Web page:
The debt collectors, that is. Not their customers.

In an internal document obtained by NPR, the U.S. Department of Education, under Secretary Betsy DeVos, argues that the nation's loan servicers should be protected from state rules that may be far tougher than federal law.

For the more than 3,000 students at Marjory Stoneman Douglas High School, Wednesday's mass shooting was terrifying and life-changing. But what of the tens of millions of other children, in schools across the country, who have since heard about what happened and now struggle with their own feelings of fear, confusion and uncertainty?

It's been a difficult week for schools in this edition of our weekly roundup.

School shooting in Parkland, Fla.

For much of the past half-century, children, adolescents and young adults in the U.S. have been saying they feel as though their lives are increasingly out of their control. At the same time, rates of anxiety and depression have risen steadily.

What's the fix? Feeling in control of your own destiny. Let's call it "agency."

"Agency may be the one most important factor in human happiness and well-being."

"In the ways that we teach and learn about the history of American slavery," write the authors of a new report from the Southern Poverty Law Center (SPLC), "the nation needs an intervention."

"Trauma" is a heavy and haunting word. For many Americans, it conjures images of troops returning from Iraq and Afghanistan. The emotional toll from those wars made headlines and forced a healthcare reckoning at the Department of Veterans Affairs.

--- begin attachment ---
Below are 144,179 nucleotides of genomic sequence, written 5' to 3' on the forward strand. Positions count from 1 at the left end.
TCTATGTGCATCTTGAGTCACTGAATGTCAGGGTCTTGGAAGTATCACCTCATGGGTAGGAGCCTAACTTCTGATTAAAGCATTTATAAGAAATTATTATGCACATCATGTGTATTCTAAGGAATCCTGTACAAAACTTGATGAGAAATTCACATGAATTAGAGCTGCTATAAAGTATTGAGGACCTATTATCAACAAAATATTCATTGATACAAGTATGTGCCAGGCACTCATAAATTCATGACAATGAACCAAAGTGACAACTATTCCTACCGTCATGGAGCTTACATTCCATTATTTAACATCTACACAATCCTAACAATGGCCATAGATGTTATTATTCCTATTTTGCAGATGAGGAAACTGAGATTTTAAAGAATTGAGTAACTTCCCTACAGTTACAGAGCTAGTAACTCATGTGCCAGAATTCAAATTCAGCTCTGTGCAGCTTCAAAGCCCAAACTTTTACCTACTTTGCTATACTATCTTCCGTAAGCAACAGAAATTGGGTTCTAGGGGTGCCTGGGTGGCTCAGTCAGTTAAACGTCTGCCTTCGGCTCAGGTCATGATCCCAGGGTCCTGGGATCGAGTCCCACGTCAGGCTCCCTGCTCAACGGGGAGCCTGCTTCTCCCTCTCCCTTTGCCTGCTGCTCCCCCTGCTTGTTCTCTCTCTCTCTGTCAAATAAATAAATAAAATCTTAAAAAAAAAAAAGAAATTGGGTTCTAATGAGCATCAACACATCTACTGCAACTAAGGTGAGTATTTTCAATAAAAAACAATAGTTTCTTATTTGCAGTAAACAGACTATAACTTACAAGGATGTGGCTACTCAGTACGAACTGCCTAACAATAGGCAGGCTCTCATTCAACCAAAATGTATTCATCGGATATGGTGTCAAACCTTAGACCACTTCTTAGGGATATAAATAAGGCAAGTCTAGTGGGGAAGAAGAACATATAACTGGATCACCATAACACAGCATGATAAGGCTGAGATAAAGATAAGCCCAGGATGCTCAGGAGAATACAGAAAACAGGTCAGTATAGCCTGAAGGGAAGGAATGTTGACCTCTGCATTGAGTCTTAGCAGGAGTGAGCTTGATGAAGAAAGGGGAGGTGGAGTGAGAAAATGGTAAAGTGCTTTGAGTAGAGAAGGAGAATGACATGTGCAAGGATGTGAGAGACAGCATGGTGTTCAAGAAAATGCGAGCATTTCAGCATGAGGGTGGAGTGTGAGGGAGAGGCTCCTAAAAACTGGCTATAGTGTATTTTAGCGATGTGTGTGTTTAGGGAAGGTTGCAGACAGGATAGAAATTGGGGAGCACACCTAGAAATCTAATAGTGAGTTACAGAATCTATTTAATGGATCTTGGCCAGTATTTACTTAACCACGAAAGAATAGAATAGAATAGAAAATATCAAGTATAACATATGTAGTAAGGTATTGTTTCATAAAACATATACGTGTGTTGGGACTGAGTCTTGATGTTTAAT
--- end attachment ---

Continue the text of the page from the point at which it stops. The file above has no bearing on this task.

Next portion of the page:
Dr. Nadine Burke Harris, a pediatrician, would like to see a similar reckoning in every doctor's office, health clinic and classroom in America — for children who have experienced trauma much closer to home.

"The federal government must take bold action to address inequitable funding in our nation's public schools."

So begins a list of recommendations released Thursday by the U.S. Commission on Civil Rights, an independent, bipartisan agency created by Congress in 1957 to investigate civil rights complaints. Thursday's report comes after a lengthy investigation into how America's schools are funded and why so many that serve poor and minority students aren't getting the resources they say they need.

If you're like most Americans, you don't have a 529 college savings plan.

If you're like most Americans, you don't even know what it is.

All the more reason to keep reading.

That's because, with the new tax law, Republicans have made important changes to 529 plans that will affect millions of taxpayers, not just the ones saving for college. Before that news, though, a quick primer.

Hello and welcome to another roundup of the top education stories. It has been a long week, and a lot has happened. Here is our recap.

The FCC votes to repeal net neutrality regulations

The Republican majority on the Federal Communications Commission voted Thursday to repeal Obama-era rules that restrict the power of Internet service providers to favor specific websites and apps. This dramatic reversal in favor of providers has propelled the once-wonky issue of net neutrality into the mainstream, turning it into an increasingly political matter.

School voucher programs need (at least) three key ingredients:

1. Multiple schools (don't roll your eyes, city dwellers, this one's a brick wall for many rural parents).

2. A system that makes private schools affordable for low-income parents. Choice isn't choice if it's only the rich who get to choose.

3. And transparency, so that a child's caregiver can review the options and make an informed choice.

This story is about that last ingredient.